CATCH THE BUZZ – 16 Grants Totaling $7 Million for Research to Address Declining Pollinator Health, an Ongoing Threat to Agricultural Productivity in The United States.

Source: http://www.beeculture.com/catch-buzz-16-grants-totaling-7-million-research-address-declining-pollinator-health-ongoing-threat-agricultural-productivity-united-states/

Geoffrey Williams, Ph.D., Auburn University assistant professor of entomology and plant biology, is leading a FFAR Pollinator Health Fund grant to study the interactions between two causes of honey bee decline: pesticides and Varroa mites.

WASHINGTON, March 13, 2018 – The Foundation for Food and Agriculture Research, … Read More

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Beekeeping, like every other activity, has its dos and don’ts. Beginning beekeeping generally involves purchasing bees and the gear that is needed. However, some individuals who are beginning this hobby generally make several errors. It’s ok to make mistakes, which article can help new beekeepers avoid making exactly the same mistakes others have previously.

Here are three mistakes which every beekeeper should avert:

1. Not understanding the best time to begin hobby or a beekeeping company can prove to be a catastrophe. It may lead to some loss of cash and your bees. Since most bees expire during the wintertime winter is the worst possible time to begin. This would induce a beekeeper to purchase a brand new batch of bees, which would cost more money. Autumn is another poor time to begin beekeeping, since there are fewer blooms, hence a smaller quantity of honey picked. The best time to start beekeeping is during summer, which is the time of the year where there are lots of blooms that are blooming.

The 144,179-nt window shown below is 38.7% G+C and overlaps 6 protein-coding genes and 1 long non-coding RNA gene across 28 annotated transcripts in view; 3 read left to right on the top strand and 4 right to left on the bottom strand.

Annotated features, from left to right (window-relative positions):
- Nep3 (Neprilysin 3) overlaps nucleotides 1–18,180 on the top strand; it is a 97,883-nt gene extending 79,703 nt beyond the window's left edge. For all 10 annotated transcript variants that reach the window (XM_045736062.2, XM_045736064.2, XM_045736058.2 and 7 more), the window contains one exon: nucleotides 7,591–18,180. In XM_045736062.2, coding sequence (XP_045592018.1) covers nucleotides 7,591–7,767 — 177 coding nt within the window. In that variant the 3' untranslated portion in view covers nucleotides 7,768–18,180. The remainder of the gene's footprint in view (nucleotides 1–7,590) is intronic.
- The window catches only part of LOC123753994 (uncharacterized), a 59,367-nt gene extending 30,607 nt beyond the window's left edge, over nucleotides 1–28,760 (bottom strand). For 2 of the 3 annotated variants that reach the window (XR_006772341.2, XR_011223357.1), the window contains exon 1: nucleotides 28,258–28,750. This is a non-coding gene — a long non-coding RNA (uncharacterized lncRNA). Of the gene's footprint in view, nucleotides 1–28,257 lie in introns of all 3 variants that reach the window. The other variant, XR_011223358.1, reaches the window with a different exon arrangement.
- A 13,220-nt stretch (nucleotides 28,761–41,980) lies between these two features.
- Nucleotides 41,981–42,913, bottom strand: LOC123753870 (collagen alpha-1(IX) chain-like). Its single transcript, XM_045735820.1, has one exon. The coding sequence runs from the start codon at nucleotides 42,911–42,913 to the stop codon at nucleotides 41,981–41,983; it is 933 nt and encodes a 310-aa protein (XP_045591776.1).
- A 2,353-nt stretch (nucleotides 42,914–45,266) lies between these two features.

2. Buying used equipment and old books. This can be a typical mistake made by many start beekeepers. Buying used equipment and old beekeeping books isn’t a great idea, although it’s clear that one would want to conserve money as much as possible. First, used gear can come with “familial” problems. The extractor factory outlet might have a leak, or the uncapping knife might not be sharp enough to uncap all the wax in one go. This would definitely change the quality of one’s honey, which isn’t an ideal situation especially if a beekeeper is intending to commence a honey-selling company. Second, old novels can supply information that is aged on beekeeping. One might be stuck using the traditional method when there are quicker and better ways fabrication honey and to keep beehives.

3. Refraining from purchasing protective equipment. Think relating to this. He/she will come out as a pincushion with all the bee stingers, if one does not wear protective equipment when managing the hives and gathering the honeycombs. Protective equipment is not cheap, yes, but it is going to help beekeepers avoid spending medical bills from all the bee stings.

These three mistakes have been presented here to help they are avoided by future beekeepers. It’s a good idea to consult with a professional beekeeper before getting started beekeeping. If buying a particular item appears too high-priced, always consider the end price ( in case that they do not purchase this item now, will it cost them more later on?). In the long run, it is up to the person to determine the best plan of action.

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